Written by Owen Walker, Director of Research and Development
At Little Dreamers we have seen first-hand the effects that caring can have on young people’s grades. We know the struggles ourselves, and have seen it in friends as well as those we work with. But now we’ve got the cold hard numbers to back it up. An amazing report has recently been released by the Australian Institute of Families which takes a good hard look at young carers. The study aims to answer some important questions, one of which is “Does caring limit young peoples’ academic achievement?”
The survey consisted of 3,341 14-15-year-olds, and found a whopping 39% claimed to provide some form of care. This is primarily a function of the broad definition of “care” used in this survey which includes people that don’t live together. This number reduces drastically when only considering those that provide care to someone they live with; 6% with core activities, and 3% with only non-core activities. These numbers are more consistent with other findings. Another interesting finding is that 20% of participants stated they provide care for more than one person, which equates to roughly half of those that provide care.
So to answer our question, we need to investigate some statistics.
Source: Warren, D. and Edwards, B. (2017). Young Carers. Australian Institute of Family Studies.
For the statistically uninitiated, this table can be daunting. To explain it simply, the top row provides the average (mean) score for students who do not provide care. Each row below provides the average score for specific divisions of students who do provide care. The averages are compared to the top row, but even if the numbers are different, they are only statistically significantly different (reliably different) if they have an asterisk next to them. The more asterisks, the better!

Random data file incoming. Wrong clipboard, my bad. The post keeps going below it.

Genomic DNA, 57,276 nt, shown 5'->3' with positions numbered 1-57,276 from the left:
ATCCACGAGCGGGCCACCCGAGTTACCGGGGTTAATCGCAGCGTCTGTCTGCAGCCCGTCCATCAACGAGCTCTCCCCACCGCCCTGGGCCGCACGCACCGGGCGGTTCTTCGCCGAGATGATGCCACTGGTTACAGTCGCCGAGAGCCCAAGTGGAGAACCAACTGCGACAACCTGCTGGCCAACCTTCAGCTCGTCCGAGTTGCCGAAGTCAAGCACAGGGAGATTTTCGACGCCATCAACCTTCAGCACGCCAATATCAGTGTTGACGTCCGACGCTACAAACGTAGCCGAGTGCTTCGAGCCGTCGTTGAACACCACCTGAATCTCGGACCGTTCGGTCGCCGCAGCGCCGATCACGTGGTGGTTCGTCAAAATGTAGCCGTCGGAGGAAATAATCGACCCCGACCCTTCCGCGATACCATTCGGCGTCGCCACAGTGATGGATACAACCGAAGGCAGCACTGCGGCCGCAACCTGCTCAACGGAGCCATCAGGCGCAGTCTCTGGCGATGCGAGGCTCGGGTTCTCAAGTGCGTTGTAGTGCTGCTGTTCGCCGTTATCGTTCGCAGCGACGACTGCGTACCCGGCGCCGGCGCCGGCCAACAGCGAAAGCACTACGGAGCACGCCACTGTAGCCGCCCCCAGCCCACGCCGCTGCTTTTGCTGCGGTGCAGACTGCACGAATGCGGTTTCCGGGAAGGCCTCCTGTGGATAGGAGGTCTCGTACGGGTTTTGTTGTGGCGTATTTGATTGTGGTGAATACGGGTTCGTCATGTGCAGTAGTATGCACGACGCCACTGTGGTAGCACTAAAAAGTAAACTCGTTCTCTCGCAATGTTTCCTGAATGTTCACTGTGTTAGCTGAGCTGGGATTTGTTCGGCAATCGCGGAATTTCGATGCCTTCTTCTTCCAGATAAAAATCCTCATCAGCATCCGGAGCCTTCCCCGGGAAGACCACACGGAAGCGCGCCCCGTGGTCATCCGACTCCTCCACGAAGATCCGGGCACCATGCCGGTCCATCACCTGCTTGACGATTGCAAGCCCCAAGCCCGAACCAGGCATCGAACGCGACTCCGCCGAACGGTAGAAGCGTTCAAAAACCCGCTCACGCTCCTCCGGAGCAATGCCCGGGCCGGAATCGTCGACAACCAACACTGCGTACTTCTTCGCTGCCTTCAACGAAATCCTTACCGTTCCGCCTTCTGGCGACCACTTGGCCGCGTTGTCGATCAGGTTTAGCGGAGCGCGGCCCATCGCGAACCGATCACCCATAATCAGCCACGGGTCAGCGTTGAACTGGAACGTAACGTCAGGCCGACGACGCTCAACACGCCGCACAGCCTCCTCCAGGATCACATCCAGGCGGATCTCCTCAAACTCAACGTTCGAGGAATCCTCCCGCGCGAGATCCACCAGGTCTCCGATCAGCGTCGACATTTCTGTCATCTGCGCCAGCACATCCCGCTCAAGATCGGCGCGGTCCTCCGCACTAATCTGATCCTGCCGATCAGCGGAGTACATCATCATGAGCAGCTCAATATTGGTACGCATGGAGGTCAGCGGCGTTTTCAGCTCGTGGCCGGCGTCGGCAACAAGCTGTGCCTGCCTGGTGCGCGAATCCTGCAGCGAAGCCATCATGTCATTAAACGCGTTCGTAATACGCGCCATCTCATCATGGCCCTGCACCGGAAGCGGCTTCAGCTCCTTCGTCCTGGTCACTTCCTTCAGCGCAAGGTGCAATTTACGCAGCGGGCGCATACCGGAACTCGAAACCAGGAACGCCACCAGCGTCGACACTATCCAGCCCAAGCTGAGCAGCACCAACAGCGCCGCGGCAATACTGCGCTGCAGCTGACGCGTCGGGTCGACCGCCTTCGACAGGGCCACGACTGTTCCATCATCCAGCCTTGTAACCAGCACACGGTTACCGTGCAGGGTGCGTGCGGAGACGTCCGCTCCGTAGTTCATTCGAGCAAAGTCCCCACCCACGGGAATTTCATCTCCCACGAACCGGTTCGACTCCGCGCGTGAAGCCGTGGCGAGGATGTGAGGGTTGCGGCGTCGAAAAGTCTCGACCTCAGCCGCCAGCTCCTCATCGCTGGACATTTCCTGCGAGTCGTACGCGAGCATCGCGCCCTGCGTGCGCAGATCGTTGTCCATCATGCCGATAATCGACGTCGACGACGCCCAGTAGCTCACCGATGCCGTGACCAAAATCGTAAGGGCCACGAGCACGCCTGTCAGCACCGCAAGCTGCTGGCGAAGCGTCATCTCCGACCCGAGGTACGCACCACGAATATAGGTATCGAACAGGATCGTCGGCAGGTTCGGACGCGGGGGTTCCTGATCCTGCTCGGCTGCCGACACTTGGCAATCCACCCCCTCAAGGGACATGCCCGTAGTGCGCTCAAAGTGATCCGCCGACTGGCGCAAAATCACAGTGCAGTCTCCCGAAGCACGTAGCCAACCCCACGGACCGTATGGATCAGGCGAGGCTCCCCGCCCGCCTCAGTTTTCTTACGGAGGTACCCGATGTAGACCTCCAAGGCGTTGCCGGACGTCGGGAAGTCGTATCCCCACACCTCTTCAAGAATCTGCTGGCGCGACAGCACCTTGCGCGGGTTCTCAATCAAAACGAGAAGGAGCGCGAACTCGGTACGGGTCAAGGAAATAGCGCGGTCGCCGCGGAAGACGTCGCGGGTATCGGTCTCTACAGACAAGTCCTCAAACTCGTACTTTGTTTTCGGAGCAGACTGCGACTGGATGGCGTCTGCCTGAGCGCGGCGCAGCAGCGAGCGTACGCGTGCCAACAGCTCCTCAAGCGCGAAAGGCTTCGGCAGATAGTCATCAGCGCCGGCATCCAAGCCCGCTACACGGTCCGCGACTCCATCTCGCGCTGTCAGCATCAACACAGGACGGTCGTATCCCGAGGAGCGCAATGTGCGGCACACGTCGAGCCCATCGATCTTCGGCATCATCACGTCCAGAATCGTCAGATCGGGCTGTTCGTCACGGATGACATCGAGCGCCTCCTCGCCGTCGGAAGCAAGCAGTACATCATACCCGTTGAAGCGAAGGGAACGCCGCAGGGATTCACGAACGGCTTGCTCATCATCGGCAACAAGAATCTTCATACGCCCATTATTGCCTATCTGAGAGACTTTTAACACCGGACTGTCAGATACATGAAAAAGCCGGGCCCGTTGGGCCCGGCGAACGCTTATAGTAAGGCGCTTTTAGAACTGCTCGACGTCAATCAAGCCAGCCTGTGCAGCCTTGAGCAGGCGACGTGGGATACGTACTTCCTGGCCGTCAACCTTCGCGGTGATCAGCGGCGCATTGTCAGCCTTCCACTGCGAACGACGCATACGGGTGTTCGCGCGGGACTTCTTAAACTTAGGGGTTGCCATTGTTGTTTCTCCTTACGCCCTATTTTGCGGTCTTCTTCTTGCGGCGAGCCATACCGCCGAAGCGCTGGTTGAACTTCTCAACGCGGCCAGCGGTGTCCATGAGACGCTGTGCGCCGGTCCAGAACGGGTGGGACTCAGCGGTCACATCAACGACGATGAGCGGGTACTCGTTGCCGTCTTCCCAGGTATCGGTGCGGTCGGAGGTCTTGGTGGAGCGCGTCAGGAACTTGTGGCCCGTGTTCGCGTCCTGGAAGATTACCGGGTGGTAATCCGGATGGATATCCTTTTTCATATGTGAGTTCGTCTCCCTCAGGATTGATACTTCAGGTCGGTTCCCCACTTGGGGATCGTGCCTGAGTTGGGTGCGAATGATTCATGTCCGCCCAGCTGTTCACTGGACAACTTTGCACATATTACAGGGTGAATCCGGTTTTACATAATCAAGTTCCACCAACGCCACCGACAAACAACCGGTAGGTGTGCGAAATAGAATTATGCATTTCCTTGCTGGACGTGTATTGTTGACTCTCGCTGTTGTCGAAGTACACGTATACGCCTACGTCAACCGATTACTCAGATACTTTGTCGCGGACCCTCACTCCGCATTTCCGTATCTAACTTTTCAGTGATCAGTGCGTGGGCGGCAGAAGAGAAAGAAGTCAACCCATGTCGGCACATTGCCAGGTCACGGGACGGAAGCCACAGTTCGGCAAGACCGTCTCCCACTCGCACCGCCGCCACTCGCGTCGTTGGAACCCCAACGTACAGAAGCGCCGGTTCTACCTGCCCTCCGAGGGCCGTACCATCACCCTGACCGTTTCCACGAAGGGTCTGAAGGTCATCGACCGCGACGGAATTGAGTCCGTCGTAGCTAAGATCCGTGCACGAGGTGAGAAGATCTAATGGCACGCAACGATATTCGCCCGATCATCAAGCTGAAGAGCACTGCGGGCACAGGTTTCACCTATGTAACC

If there’s no asterisk, it doesn’t mean the difference is wrong, it just means that this particular sample can’t prove that the difference wasn’t just due to chance. The more asterisks, the less likely that the difference was just luck.
Something that will come as no surprise to anybody experienced in caring is the row top row for carers. Three asterisks all across the board. What this tells us is that those that care perform more poorly in reading and numeracy than those that don’t. And the difference is quite large.
To put those differences into perspective, 26 points is about one full year of schooling. So if you compare girls’ scores who help a household member with core activities, (reading = 585.8, numeracy = 572.8), there is a deficit of 38 points in reading and 37.5 for numeracy. What those numbers mean is that girls in this category perform, on average, one and a half years behind someone without a caring role.
We can all agree that these numbers, whilst expected for some, are scary.
But what can we do to help?
Little Dreamers has been working hard to develop The Dream Big Accreditation Program. The program will work closely with schools to create a supportive framework for young carers to feel comfortable coming forward, seeking help, but also owning their identity. These numbers show a disadvantaged subset of society, but when we look at the young carers we support we see past that and see a courageous and strong bunch of people. Our Program simultaneously creates the awareness and support that young carers need to bridge the academic gap, as well as instilling in them a strong sense of pride.
For more information about the program, check out our website, shoot us an e-mail, or give us a call.